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Firmament or Folly? Protecting the Innocent, Promoting Capital Punishment, and the Paradoxes of Reconciliation

NCJ Number
Justice Quarterly Volume: 29 Issue: 2 Dated: April 2012 Pages: 287-307
James R. Acker; Rose Bellandi
Date Published
April 2012
21 pages
This article discusses capital punishment, and the injustice of executing innocent persons.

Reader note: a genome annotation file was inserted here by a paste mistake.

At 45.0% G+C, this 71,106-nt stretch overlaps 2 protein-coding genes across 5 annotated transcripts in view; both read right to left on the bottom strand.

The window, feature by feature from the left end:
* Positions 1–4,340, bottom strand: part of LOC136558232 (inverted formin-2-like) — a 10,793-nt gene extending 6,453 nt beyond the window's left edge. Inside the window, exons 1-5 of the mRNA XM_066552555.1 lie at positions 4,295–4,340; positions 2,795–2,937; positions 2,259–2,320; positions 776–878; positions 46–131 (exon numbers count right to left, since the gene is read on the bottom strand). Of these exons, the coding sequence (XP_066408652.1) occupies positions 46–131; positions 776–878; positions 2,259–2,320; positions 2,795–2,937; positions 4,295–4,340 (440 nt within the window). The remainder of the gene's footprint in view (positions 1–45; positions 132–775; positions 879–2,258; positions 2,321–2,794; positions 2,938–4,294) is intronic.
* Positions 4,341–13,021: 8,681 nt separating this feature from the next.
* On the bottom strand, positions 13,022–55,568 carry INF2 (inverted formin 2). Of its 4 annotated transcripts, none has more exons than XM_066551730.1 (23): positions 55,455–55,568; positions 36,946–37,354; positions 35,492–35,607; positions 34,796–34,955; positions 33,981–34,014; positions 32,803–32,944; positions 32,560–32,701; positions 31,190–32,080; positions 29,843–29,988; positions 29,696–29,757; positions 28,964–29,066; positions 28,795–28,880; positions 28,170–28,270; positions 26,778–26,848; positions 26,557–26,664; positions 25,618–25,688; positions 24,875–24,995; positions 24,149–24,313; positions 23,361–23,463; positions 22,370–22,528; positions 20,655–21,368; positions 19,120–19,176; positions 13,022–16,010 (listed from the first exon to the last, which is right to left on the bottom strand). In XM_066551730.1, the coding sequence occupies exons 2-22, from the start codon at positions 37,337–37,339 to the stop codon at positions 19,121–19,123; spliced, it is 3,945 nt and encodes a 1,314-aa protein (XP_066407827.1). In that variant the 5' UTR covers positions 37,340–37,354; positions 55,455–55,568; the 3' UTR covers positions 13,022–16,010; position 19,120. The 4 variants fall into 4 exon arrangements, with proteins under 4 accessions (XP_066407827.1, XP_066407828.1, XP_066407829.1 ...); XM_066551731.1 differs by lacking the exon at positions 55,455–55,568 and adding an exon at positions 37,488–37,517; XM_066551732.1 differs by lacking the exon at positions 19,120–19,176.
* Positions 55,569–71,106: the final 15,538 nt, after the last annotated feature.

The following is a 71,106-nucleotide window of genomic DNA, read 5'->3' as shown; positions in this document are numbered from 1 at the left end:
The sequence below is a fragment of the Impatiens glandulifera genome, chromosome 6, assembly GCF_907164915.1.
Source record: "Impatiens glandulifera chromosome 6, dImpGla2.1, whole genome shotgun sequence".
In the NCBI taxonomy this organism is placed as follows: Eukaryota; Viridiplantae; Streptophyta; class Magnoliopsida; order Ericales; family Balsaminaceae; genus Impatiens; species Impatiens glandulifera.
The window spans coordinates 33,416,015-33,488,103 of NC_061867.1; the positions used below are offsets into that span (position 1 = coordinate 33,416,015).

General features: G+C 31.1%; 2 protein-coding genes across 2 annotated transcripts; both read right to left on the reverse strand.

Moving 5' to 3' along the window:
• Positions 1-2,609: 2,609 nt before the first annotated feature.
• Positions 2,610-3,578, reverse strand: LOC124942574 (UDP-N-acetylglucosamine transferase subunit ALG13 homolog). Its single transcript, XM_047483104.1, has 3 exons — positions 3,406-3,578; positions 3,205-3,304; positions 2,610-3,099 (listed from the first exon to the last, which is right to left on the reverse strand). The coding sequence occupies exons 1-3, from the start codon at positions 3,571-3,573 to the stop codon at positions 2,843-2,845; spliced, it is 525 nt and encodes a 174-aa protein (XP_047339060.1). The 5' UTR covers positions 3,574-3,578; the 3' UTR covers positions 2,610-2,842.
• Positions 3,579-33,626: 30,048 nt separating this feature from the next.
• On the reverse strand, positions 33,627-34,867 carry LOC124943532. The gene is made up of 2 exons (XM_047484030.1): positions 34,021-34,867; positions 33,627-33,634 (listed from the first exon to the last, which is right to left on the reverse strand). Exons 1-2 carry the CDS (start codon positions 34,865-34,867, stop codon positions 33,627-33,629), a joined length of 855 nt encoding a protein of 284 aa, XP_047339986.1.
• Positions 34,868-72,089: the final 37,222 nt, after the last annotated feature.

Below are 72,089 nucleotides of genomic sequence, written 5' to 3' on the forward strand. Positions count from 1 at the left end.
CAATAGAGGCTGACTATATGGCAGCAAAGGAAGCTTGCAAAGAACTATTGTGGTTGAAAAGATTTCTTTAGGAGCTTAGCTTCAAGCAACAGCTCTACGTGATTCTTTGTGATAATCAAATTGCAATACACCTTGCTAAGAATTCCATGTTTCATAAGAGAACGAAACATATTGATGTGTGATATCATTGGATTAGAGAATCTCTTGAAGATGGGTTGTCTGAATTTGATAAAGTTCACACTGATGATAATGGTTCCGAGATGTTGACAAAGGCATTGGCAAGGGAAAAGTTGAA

Although considerable controversy surrounds capital punishment, there is no disagreement about the injustice of executing innocent persons. While critics of the death penalty have cited the risk of executing the innocent as a reason for its abolition, adherents have dismissed the risk of error as negligible, if not inevitable, and insufficient reason to halt capital punishment. Still others have proposed or enacted reforms designed to minimize the risk of erroneous capital convictions and sentences and, hence, allow executions to go forward in deserving cases in which doubts about guilt have largely been eradicated. In this article, the authors examine the principled tensions that accompany attempts simultaneously to safeguard the innocent from execution while promoting the objectives of capital punishment. The authors focus, in particular, on reforms recently incorporated into Maryland's death penalty law. The authors suggest that the existing tensions between protecting the innocent from execution and promoting the objectives of capital punishment are so pronounced that attempted reconciliation of the competing interests is difficult to defend, either in principle or in practice. (Published Abstract)